Edited by Jan Peil and Irene van Staveren
Chapter 16: Egoism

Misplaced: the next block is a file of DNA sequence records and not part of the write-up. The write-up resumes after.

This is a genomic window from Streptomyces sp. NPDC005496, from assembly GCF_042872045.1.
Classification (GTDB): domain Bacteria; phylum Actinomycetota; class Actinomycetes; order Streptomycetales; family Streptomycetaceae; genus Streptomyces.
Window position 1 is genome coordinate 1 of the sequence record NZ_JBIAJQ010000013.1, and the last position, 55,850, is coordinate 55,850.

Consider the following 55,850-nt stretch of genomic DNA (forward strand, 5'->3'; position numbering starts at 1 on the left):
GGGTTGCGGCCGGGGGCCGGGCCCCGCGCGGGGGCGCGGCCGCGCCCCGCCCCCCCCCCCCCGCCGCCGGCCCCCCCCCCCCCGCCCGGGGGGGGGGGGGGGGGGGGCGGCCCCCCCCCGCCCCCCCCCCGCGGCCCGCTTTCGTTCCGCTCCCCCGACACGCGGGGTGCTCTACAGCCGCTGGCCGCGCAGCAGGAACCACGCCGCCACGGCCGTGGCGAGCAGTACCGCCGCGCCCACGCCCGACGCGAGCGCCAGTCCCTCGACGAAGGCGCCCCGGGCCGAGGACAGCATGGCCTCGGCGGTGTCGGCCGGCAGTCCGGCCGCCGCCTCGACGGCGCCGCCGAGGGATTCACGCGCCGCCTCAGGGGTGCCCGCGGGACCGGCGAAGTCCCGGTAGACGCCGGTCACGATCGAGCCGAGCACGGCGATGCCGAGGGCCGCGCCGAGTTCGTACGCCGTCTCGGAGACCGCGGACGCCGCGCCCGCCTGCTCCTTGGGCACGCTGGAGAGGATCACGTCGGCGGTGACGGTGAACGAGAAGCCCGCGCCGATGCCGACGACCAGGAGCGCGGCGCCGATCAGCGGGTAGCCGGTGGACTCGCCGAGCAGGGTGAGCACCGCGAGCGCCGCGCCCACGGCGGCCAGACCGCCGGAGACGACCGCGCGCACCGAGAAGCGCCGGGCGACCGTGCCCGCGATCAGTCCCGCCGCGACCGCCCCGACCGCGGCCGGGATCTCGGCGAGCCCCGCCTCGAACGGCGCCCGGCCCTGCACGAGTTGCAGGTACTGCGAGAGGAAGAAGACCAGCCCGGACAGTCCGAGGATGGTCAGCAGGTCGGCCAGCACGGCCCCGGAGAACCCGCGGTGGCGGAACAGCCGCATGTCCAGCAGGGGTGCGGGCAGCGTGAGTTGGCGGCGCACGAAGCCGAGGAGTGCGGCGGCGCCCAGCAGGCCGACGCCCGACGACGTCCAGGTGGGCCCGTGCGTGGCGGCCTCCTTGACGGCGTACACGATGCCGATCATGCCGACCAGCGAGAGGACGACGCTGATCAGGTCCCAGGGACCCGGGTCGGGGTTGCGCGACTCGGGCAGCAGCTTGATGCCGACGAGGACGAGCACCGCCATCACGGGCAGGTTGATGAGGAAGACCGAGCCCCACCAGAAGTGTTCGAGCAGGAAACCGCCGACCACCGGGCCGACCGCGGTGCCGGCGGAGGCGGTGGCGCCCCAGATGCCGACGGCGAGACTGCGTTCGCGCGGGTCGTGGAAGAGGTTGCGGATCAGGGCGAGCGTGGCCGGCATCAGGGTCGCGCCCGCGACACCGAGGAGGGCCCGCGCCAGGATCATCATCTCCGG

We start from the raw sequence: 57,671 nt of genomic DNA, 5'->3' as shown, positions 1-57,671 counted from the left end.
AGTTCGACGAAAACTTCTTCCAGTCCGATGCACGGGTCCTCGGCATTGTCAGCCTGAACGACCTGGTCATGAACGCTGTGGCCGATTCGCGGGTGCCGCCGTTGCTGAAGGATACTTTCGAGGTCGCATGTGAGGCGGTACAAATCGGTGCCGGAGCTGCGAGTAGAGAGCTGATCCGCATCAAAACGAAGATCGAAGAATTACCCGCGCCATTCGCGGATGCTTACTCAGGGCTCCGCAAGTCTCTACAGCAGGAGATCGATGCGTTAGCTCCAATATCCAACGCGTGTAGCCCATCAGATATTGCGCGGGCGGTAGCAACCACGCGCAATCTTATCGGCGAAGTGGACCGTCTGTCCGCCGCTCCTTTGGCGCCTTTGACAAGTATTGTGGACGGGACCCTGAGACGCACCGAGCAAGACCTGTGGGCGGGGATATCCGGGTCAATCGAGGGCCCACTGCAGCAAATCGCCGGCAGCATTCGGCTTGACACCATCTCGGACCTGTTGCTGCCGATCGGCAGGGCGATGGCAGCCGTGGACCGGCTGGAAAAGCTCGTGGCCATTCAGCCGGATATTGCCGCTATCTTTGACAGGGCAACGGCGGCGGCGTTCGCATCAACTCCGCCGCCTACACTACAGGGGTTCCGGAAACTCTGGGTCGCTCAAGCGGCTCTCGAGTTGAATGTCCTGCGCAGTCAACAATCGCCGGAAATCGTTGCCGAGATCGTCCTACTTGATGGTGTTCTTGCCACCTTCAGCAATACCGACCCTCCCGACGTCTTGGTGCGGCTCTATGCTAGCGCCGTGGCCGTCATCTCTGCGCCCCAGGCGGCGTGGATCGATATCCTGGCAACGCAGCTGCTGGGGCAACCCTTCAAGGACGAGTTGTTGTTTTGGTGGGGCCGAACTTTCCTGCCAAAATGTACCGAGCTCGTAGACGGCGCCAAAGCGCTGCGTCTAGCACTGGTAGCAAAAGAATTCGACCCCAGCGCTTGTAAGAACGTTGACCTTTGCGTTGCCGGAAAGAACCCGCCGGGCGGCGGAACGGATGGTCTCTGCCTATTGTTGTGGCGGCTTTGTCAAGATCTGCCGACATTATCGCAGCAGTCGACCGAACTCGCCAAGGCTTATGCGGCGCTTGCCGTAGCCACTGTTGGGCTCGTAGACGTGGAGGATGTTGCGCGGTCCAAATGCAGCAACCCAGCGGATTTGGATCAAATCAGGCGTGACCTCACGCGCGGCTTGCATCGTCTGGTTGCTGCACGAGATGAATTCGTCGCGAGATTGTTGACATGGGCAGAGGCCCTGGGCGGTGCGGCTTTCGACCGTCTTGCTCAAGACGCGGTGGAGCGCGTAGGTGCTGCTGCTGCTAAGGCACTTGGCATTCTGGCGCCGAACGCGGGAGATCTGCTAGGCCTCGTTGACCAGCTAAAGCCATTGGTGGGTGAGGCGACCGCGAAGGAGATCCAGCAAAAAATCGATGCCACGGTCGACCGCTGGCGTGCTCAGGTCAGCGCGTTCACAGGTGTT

John O’Neill The term ‘egoism’ is used both to refer to a theoretical claim about human dispositions and to refer to a particular human disposition itself. Egoism as a theoretical claim can take two forms – descriptive and normative. Descriptively it refers to the claim that individuals are only concerned with their own interests. Normatively it refers to the claim that they ought to be only concerned with their own interests. This normative claim can be understood as an ethical claim – that it is morally right that individuals only pursue their own interests – or as a claim about rationality – that rational individuals ought only to pursue their own interests. Egoism is also used to refer to a disposition of character rather than a doctrine. One says that a person is egoistic or that they exhibit the virtue or vice of egoism. While the theoretical doctrines will be discussed below, this chapter uses the term primarily to refer to a disposition of character. Used as such it often appears in both empirical and normative discussions of market economies. The assumption that agents in market economies are egoists, concerned only with the pursuit of their own selfinterest, appears in both explanatory and normative claims about market economies. It appears in normative arguments that are critical of the scope of market economies and also in arguments in their defence. The perfectionist argument against markets from egoism One common argument against markets from egoism is a perfectionist argument that runs in outline as follows: 1....
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